Rachel Regina of frog design describes the initial challenge that the designers faced in creating the concept of the test kit. (YouTube version for slow connections)
The Design Concept for the Self Test
Once the Project M team had decided to put together a HIV/AIDs self-test kit, designers at frog began to examine their data to define the parameters of the design. The designers reviewed the observations from Africa and brainstormed with PopTech and iTEACH to capture a wide range of ideas. From that, they developed a "territory map" that grouped large concepts and observations into categories (see below).
As they gained familiarity with the territory, the designers began to chart some of the challenges facing a self-test kit and outline possible solutions. A few of the concepts began to emerge:
- The test was a medical intervention, but should the packaging have a spare “clinical” look or be more consumer-friendly? The team leaned toward making the packaging warm and inviting, but the precise look and feel was still open.
- While the test wasn’t complicated, the target population had limited literacy skills. Therefore, the package had to somehow communicate the test directions graphically. The package also had to encourage and promote access to mobile support at every stage of the process.
- The medical experts coordinated by iTEACH strongly recommended each package contain two test kits. The kits were individually packaged in mylar foil and somewhat bulky.
- The team could not assume any changes would be made by the pharmaceutical companies that supplied the test in its original packaging. So one of the goals was to create an additional layer of packaging that would make up for the deficiencies in the original packaging, which was set up for trained professionals. And the design would need to be adaptable to tests from more than one supplier.
- Many users of the kit might find it difficult to have a private space or even a flat surface to spread out the materials. The medical test kit package that would be included in the consumer test kit included a vial and a swab. In running the test, the swab had to remain in the vial for twenty minutes, so the team believed that the exterior packaging should help hold the tubes upright.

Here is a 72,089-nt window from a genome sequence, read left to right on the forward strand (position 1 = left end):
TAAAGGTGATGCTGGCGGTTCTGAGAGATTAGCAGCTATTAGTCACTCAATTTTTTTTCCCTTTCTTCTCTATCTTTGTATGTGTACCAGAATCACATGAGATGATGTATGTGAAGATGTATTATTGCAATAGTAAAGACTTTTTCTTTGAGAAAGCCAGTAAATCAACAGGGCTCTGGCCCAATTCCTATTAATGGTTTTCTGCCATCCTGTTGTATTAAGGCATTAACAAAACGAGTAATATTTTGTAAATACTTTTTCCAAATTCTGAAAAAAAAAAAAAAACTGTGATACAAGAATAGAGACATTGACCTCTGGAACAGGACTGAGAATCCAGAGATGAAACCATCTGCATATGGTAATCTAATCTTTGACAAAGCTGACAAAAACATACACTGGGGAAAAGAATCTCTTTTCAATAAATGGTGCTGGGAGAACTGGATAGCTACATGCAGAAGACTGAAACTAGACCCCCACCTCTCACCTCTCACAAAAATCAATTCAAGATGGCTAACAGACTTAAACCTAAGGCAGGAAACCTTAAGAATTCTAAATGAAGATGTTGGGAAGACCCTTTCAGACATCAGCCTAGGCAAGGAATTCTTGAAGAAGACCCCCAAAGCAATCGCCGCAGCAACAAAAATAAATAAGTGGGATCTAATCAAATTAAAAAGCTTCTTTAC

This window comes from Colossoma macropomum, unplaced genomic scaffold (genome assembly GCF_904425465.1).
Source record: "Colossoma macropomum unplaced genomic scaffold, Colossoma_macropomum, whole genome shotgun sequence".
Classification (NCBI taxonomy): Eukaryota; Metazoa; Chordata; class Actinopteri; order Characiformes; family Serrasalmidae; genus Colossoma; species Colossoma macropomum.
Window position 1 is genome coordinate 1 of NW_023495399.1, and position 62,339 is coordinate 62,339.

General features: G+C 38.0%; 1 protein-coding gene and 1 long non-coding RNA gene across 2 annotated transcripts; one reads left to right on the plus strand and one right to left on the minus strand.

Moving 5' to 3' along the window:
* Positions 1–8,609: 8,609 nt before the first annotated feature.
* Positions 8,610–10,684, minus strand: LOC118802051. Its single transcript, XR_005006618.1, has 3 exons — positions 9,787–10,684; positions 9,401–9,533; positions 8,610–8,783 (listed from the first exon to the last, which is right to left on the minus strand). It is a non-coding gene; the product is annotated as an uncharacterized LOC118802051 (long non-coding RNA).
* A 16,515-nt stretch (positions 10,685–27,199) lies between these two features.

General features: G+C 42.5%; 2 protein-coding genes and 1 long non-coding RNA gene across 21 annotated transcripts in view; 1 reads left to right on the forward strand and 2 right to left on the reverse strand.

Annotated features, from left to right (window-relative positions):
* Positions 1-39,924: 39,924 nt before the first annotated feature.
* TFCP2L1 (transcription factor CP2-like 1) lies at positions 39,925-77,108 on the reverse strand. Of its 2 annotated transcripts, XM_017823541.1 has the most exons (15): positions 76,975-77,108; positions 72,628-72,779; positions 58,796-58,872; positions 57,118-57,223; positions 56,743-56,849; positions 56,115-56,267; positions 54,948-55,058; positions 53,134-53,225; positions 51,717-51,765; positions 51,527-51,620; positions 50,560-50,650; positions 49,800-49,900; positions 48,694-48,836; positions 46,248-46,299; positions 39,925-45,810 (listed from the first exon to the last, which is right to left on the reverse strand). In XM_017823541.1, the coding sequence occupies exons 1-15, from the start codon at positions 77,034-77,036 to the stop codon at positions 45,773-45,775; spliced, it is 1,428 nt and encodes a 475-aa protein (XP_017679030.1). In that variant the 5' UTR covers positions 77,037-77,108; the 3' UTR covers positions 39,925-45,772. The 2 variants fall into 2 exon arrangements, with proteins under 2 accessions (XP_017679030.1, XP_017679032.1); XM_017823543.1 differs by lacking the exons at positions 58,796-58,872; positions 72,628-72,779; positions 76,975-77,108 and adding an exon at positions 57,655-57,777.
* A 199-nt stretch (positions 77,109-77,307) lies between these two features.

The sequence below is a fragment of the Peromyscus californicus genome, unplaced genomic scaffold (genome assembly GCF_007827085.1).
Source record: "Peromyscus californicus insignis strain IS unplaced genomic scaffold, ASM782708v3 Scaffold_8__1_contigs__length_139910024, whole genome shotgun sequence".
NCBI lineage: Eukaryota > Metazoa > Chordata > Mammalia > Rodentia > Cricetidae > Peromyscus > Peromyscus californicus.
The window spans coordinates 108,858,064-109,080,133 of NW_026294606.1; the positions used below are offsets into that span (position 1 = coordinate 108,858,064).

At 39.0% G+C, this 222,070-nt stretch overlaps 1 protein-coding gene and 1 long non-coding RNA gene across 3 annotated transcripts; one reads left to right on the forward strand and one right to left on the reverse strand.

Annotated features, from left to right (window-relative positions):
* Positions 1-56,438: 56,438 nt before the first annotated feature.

- The packaging materials needed to be inexpensive. The kits should be able to be packed efficiently and then assembled locally.
- The packaging material should be able to be recycled or otherwise used after the test was complete.
One of the overarching challenges that emerged from the brainstorming was the question of how the packaging would deal with the stigma surrounding HIV/AIDs in South Africa. A goal of Project M was to destigmatize HIV and make knowing one’s status an acceptable part of every day life. Packaging that reaffirmed this message would be welcoming and bright. And yet, medical interventions that forced users to somehow publicly acknowledge that they wanted to know their status were avoided. This suggested discrete packaging that could be hidden in a pocket or a drawer. Designers wrestled with these opposing tendencies and tried to come up with ideas that would both stand out and fade away. Some designers suggested disguising packages as gifts. Others suggested that the packaging contain materials that users might want to keep, like posters.
Notes: brainstorming in New York
The frog design team in New York gathered to see the images, and hear descriptions from participants on the trip from frog, PopTech, and iTeach. They looked at mood boards and examined multiple packaging alternatives already on the market. They captured their observations on sticky notes, and grouped them into categories. Brainstorming was organized into testing stages: Awareness, Setup, Test, Results. Ideas were generated under each of these categories.
Notes: mood boards
Early in the
design process, the frog designers looked at multiple images from South
Africa - photographs, magazine ads, commercial publications. They
grouped the images into "mood boards," large collections of color
palates and image look and feel that were familiar to the potential
users of the test kits. A sample of the mood boards items is shown here.
Notes: Project M territory map
The observations from KwaZulu-Natal and the ideas generated in brainstorming were grouped into categories, in this case technology, social and health. The items that overlapped, i.e., that fit into two or three categories, were highlighted by this process and suggested directions that could be developed further. (Click image for larger view.)